Immediate and full participation in global climate agreements needed to curb temperature rises, says UN panel
By Gerard Wynn
Countries will have agree a global climate deal almost immediately, and participate fully, to limit global average warming to safer levels, according to a major UN panel report.
Present carbon emissions targets agreed through 2020 fell short of what was needed to limit dangerous warming, the Intergovernmental Panel on Climate Change (IPCC) added.
Both carbon emissions and the impacts of climate change are beyond national borders, meaning that without collaboration countries will always do less: if one country cuts emissions on its own, others which do nothing will still reap the benefit of slower climate change.
Negotiations to agree a global climate deal have spluttered for decades, snagged on sharing the financial cost of cutting emissions, with the biggest disagreement between rich and large emerging economies.
Countries have agreed that global average warming should not rise more than 2 degrees Celsius above pre-industrial levels, based on a scientific consensus of the dangers, but so far have failed to agree how to achieve that goal.
— Christiana Figueres (@CFigueres) April 13, 2014
“It would be very hard to attain widely discussed goals of stabilizing warming at 1.5 or 2 degrees without almost immediate and full participation in international agreements that coordinate substantial emission reductions,” the IPCC said, in its report published on Sunday.
The IPCC reviews the latest published science on climate change every five to six years. Sunday’s report was the last instalment of the latest report, focusing on policy options to cut emissions, and compiled by some 235 authors.
They found that countries should roughly halve global carbon emissions by 2050, compared with present levels, which are still rising, to avoid the most dangerous climate change.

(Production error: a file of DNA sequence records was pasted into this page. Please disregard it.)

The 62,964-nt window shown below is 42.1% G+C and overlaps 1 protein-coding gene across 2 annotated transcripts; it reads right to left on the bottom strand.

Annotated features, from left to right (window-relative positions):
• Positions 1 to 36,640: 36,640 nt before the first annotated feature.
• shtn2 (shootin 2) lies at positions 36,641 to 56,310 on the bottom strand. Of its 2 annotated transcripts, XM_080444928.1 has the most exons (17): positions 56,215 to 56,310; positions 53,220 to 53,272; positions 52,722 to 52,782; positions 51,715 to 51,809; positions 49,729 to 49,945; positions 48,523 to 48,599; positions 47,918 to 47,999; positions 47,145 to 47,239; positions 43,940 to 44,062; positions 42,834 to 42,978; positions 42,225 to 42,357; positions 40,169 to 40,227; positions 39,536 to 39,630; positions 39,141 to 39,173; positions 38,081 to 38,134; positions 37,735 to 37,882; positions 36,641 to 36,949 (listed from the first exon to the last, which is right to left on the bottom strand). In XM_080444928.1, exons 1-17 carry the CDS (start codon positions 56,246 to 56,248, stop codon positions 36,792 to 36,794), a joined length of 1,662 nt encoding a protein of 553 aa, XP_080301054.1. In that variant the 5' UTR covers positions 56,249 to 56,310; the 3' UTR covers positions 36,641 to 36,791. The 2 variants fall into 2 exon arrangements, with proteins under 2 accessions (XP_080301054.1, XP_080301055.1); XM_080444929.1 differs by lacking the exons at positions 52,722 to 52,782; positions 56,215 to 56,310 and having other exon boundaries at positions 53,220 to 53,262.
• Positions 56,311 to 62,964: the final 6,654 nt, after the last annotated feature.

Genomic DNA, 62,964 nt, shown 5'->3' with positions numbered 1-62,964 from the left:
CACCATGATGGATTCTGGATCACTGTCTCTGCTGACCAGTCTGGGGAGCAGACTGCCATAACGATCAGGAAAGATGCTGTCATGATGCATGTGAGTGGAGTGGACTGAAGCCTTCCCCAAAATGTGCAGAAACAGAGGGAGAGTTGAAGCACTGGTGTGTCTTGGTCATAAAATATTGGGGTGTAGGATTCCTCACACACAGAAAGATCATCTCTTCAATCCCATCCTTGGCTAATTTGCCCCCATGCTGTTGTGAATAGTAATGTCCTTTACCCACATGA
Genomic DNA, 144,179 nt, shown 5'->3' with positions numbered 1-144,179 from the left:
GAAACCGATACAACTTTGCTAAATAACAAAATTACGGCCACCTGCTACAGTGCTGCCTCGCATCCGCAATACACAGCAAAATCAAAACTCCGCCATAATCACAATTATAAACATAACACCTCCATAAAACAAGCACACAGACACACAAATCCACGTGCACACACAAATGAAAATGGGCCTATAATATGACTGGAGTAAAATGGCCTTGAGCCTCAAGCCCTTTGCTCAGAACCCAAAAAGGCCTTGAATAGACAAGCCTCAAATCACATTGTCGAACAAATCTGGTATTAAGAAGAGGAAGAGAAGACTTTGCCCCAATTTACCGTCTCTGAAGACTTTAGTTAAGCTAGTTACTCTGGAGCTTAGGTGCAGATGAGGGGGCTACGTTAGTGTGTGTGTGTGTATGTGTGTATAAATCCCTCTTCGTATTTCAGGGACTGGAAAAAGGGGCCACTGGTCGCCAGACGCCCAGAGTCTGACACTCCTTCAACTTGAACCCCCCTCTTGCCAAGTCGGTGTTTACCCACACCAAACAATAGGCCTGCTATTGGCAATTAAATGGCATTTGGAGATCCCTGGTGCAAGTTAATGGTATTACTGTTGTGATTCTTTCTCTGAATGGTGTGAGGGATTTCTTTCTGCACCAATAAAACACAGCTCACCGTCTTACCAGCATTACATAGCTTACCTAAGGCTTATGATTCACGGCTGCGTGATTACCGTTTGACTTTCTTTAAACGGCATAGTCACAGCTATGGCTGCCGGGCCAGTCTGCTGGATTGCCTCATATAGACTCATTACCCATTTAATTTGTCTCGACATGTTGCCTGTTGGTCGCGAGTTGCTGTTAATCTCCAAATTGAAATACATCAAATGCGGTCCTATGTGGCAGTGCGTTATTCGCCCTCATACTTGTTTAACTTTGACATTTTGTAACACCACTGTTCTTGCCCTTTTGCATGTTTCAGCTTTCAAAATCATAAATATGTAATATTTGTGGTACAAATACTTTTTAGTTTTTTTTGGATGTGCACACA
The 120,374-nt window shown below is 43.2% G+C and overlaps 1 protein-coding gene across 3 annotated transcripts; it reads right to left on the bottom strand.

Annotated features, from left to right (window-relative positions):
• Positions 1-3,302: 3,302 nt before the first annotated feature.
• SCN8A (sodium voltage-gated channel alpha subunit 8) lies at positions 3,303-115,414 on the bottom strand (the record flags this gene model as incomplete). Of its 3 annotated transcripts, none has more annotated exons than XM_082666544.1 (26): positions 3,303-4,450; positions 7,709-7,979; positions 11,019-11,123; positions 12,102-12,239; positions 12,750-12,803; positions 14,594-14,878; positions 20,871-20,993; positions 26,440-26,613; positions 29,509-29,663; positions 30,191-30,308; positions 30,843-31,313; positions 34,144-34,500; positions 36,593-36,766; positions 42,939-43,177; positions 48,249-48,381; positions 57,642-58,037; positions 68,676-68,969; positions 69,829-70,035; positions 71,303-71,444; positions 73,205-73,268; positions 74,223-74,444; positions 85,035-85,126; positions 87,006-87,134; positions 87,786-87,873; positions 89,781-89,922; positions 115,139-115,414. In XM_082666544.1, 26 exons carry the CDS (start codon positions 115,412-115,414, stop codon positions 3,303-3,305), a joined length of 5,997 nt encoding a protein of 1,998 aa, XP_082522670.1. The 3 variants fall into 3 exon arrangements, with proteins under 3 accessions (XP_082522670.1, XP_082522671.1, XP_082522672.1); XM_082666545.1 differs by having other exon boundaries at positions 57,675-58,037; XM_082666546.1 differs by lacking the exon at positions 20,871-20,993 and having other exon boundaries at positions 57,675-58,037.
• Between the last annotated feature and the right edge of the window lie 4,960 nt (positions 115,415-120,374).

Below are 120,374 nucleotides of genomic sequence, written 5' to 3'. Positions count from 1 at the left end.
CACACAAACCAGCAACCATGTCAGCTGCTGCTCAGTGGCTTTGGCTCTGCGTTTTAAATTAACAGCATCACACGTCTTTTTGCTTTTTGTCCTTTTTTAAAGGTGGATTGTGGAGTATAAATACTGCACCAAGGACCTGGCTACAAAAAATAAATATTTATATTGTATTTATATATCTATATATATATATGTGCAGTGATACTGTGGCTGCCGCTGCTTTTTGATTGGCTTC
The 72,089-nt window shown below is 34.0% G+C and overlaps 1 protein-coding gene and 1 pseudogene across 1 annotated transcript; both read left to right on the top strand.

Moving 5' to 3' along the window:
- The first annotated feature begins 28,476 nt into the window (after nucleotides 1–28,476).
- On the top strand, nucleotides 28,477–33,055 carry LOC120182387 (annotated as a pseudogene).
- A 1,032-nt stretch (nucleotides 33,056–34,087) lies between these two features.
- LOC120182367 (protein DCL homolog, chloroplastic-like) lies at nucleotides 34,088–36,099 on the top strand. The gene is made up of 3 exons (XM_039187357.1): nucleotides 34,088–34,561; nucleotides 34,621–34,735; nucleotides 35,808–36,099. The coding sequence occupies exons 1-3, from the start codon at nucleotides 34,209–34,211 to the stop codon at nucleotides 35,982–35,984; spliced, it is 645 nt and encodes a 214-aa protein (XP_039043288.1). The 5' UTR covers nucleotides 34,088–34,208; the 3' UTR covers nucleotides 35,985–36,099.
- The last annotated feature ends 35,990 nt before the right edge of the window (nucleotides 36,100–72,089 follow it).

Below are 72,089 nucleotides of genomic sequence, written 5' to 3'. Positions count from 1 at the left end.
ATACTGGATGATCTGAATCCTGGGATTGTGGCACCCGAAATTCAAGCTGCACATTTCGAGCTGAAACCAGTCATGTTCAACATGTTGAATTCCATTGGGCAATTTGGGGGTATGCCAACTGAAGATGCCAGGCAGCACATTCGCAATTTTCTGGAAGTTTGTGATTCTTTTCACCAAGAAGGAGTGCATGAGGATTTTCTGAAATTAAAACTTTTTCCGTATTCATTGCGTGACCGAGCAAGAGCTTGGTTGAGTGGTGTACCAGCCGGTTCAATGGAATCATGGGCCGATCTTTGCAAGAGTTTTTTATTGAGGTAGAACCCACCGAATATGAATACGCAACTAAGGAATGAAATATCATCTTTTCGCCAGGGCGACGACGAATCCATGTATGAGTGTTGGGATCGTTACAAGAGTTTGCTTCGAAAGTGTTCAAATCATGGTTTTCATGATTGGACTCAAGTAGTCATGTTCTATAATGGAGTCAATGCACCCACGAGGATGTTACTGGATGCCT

They said that “business as usual” was not an option, given expected temperature rises of 3 to 5 degrees Celsius without efforts to curb emissions, implying dangerous sea level rise, floods and droughts.
The IPCC report underscored that a global deal was essential for progress.
“A defining characteristic of the climate change issue is that most its sources are truly global. Even the biggest emitters are mostly affected by emissions from other countries rather than principally their own pollution.”
Equally, it found that action so far was inadequate.
The 2008-2012 Kyoto Protocol failed to limit the emissions of the world’s top two emitters, after the United States said it could not participate without binding limits on China, which escaped targets as a developing country.
In 2009, the global financial crisis intervened, deflecting countries from agreeing a Kyoto successor at a summit convened for that purpose.
In 2010, they agreed voluntary emissions targets through 2020, at a U.N. conference in Cancun, Mexico.
The pledges put atmospheric greenhouse gases on a trajectory which the IPCC deemed would miss the 2 degrees target, which was equivalent to less than 530 parts per million of greenhouse gases in the atmosphere.
“The Cancun Pledges correspond to scenarios that explicitly delay mitigation through 2020. The Cancun Pledges are broadly consistent with scenarios reaching 550 parts per million.”
Policy attention is now on a U.N. summit in Paris next year, when countries are meant to agree ambitious targets to limit emissions after 2020.
Developing countries now have policies which covered a greater part of their greenhouse gas emissions than developed countries, the IPCC said, implying that the scope for disagreement over sharing costs may be falling.
Developing countries will have to make the biggest carbon cuts, given their economies were growing fastest, but rich countries would have to help cover the cost, the IPCC report said.
“Studies estimate that the financial transfers to ameliorate this asymmetry (between emissions cuts and historical responsibility) could be in the order of hundred billions of U.S. dollars per year before mid-century.”
“Depending on definitions and approaches, climate finance flows to developing countries are estimated to range from $39-120 billion per year during the period 2009 to 2012.”